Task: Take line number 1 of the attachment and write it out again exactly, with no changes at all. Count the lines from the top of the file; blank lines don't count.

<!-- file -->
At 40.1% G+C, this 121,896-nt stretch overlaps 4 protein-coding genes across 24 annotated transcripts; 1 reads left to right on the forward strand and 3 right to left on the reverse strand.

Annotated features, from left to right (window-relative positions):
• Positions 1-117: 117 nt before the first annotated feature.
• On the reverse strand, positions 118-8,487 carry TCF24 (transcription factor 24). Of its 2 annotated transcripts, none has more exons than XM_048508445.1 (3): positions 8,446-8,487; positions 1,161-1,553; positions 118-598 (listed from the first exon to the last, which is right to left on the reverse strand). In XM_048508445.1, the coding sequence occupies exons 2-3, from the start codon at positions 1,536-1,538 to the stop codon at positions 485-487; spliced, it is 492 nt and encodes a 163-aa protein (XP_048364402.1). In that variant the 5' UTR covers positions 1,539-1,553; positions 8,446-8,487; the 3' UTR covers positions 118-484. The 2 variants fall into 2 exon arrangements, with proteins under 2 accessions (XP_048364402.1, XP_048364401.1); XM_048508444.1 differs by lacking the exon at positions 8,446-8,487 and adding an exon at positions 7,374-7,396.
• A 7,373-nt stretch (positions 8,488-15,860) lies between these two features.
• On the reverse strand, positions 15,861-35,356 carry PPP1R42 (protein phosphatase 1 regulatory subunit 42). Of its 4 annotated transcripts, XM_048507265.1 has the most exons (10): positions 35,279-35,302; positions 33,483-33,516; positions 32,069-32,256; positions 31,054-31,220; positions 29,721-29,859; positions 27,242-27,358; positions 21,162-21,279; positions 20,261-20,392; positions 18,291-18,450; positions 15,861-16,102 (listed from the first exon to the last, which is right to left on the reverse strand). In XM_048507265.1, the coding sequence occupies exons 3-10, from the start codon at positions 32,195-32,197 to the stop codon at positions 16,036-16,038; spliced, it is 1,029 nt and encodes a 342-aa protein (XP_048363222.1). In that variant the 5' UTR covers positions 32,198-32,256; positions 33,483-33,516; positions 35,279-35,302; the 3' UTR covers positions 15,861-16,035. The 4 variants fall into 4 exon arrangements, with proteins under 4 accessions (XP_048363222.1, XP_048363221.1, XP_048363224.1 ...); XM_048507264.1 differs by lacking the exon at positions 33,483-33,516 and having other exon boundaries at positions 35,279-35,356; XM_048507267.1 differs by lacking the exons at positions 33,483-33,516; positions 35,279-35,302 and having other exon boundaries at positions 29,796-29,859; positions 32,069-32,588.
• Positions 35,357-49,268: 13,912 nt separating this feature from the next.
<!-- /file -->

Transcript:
At 40.1% G+C, this 121,896-nt stretch overlaps 4 protein-coding genes across 24 annotated transcripts; 1 reads left to right on the forward strand and 3 right to left on the reverse strand.